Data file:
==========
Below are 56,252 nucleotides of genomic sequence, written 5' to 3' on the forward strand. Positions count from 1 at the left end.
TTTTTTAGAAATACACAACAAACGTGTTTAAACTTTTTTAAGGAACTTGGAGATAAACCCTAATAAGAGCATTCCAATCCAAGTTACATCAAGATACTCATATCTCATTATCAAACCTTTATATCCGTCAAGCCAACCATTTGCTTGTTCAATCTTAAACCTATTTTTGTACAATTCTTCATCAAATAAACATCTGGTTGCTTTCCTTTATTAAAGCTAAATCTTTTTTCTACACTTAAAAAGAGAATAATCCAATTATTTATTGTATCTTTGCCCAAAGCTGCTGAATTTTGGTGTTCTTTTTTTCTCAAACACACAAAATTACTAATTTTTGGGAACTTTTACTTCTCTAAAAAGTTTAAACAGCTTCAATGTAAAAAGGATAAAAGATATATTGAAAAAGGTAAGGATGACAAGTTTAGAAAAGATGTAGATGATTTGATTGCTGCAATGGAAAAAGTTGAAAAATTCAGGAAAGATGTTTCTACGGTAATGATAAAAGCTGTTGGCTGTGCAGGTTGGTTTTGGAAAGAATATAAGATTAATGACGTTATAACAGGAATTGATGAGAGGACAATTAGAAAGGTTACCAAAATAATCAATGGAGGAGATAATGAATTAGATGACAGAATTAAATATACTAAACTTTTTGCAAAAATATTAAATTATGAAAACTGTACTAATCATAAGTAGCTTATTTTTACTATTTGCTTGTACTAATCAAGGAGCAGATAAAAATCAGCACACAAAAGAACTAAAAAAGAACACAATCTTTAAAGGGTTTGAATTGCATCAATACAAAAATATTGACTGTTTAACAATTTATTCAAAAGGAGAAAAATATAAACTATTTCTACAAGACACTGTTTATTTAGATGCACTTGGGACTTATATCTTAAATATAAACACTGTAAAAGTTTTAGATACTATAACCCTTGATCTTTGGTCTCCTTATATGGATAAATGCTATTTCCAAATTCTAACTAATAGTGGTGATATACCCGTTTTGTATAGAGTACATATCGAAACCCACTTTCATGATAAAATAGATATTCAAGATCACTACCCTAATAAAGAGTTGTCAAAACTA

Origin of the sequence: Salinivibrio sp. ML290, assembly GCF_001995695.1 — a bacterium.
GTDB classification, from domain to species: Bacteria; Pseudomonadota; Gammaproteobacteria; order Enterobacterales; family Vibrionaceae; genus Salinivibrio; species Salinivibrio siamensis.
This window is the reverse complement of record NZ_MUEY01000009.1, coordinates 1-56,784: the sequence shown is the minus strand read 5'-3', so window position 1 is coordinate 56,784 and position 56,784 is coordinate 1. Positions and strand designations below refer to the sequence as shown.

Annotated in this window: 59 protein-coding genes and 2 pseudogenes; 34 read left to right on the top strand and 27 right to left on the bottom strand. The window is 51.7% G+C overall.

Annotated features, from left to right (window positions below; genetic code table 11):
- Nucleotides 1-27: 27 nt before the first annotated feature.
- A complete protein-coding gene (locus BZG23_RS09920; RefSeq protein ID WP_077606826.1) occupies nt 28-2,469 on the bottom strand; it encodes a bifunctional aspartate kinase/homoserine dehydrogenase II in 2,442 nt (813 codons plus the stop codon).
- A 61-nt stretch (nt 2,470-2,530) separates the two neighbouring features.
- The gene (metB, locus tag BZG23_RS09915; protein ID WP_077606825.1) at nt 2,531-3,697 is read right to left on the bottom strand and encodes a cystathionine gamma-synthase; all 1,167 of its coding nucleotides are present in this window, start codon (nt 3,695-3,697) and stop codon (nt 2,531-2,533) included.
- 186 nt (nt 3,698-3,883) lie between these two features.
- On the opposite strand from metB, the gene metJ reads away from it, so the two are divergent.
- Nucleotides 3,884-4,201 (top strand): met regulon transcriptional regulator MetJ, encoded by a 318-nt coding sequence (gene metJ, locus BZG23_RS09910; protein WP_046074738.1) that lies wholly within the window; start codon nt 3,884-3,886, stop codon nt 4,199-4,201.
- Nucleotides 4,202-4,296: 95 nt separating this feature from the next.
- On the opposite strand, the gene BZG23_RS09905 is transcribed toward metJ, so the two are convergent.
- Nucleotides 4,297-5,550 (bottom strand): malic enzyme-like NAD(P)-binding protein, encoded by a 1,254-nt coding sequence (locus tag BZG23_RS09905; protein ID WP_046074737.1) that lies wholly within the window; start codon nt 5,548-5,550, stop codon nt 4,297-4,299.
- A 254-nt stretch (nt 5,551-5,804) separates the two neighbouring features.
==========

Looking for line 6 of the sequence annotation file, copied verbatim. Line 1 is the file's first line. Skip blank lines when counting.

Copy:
Annotated in this window: 59 protein-coding genes and 2 pseudogenes; 34 read left to right on the top strand and 27 right to left on the bottom strand. The window is 51.7% G+C overall.